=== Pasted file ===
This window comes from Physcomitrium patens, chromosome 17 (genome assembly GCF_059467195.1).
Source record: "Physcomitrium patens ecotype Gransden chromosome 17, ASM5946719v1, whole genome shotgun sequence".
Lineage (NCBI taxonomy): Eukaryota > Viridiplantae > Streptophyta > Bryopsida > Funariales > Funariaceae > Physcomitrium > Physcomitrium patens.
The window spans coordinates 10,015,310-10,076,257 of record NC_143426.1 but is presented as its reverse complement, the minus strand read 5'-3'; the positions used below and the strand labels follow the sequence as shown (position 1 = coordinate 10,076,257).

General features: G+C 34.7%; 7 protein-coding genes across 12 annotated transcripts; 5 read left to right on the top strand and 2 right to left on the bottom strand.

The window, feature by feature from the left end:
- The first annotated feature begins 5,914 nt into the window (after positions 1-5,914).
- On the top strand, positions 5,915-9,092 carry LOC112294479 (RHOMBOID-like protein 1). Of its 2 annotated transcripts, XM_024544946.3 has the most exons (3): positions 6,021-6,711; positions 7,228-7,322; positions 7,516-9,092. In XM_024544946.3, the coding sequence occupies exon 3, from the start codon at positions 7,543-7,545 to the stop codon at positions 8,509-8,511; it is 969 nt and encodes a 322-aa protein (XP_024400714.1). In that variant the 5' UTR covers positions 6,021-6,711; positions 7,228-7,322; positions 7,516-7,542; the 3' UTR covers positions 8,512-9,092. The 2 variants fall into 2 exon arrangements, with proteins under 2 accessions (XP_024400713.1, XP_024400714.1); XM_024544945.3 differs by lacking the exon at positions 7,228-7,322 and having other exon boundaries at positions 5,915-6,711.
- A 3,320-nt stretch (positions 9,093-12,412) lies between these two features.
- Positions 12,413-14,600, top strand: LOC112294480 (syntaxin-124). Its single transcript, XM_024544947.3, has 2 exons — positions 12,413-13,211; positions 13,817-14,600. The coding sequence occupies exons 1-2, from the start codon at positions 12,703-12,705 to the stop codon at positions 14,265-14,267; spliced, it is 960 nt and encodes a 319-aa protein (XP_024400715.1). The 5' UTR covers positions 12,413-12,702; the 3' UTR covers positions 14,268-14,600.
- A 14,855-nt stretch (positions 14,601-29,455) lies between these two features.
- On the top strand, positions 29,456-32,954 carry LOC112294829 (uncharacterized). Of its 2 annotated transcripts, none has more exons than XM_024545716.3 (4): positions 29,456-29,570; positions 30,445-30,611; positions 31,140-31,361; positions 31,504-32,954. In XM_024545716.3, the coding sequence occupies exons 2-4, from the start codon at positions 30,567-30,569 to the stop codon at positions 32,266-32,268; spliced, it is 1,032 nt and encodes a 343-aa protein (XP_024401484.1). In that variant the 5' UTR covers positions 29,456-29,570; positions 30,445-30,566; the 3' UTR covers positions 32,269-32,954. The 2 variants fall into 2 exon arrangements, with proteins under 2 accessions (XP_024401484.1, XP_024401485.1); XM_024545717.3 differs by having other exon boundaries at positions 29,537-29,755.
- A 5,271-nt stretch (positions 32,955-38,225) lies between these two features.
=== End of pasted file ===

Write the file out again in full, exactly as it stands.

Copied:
This window comes from Physcomitrium patens, chromosome 17 (genome assembly GCF_059467195.1).
Source record: "Physcomitrium patens ecotype Gransden chromosome 17, ASM5946719v1, whole genome shotgun sequence".
Lineage (NCBI taxonomy): Eukaryota > Viridiplantae > Streptophyta > Bryopsida > Funariales > Funariaceae > Physcomitrium > Physcomitrium patens.
The window spans coordinates 10,015,310-10,076,257 of record NC_143426.1 but is presented as its reverse complement, the minus strand read 5'-3'; the positions used below and the strand labels follow the sequence as shown (position 1 = coordinate 10,076,257).

General features: G+C 34.7%; 7 protein-coding genes across 12 annotated transcripts; 5 read left to right on the top strand and 2 right to left on the bottom strand.

The window, feature by feature from the left end:
- The first annotated feature begins 5,914 nt into the window (after positions 1-5,914).
- On the top strand, positions 5,915-9,092 carry LOC112294479 (RHOMBOID-like protein 1). Of its 2 annotated transcripts, XM_024544946.3 has the most exons (3): positions 6,021-6,711; positions 7,228-7,322; positions 7,516-9,092. In XM_024544946.3, the coding sequence occupies exon 3, from the start codon at positions 7,543-7,545 to the stop codon at positions 8,509-8,511; it is 969 nt and encodes a 322-aa protein (XP_024400714.1). In that variant the 5' UTR covers positions 6,021-6,711; positions 7,228-7,322; positions 7,516-7,542; the 3' UTR covers positions 8,512-9,092. The 2 variants fall into 2 exon arrangements, with proteins under 2 accessions (XP_024400713.1, XP_024400714.1); XM_024544945.3 differs by lacking the exon at positions 7,228-7,322 and having other exon boundaries at positions 5,915-6,711.
- A 3,320-nt stretch (positions 9,093-12,412) lies between these two features.
- Positions 12,413-14,600, top strand: LOC112294480 (syntaxin-124). Its single transcript, XM_024544947.3, has 2 exons — positions 12,413-13,211; positions 13,817-14,600. The coding sequence occupies exons 1-2, from the start codon at positions 12,703-12,705 to the stop codon at positions 14,265-14,267; spliced, it is 960 nt and encodes a 319-aa protein (XP_024400715.1). The 5' UTR covers positions 12,413-12,702; the 3' UTR covers positions 14,268-14,600.
- A 14,855-nt stretch (positions 14,601-29,455) lies between these two features.
- On the top strand, positions 29,456-32,954 carry LOC112294829 (uncharacterized). Of its 2 annotated transcripts, none has more exons than XM_024545716.3 (4): positions 29,456-29,570; positions 30,445-30,611; positions 31,140-31,361; positions 31,504-32,954. In XM_024545716.3, the coding sequence occupies exons 2-4, from the start codon at positions 30,567-30,569 to the stop codon at positions 32,266-32,268; spliced, it is 1,032 nt and encodes a 343-aa protein (XP_024401484.1). In that variant the 5' UTR covers positions 29,456-29,570; positions 30,445-30,566; the 3' UTR covers positions 32,269-32,954. The 2 variants fall into 2 exon arrangements, with proteins under 2 accessions (XP_024401484.1, XP_024401485.1); XM_024545717.3 differs by having other exon boundaries at positions 29,537-29,755.
- A 5,271-nt stretch (positions 32,955-38,225) lies between these two features.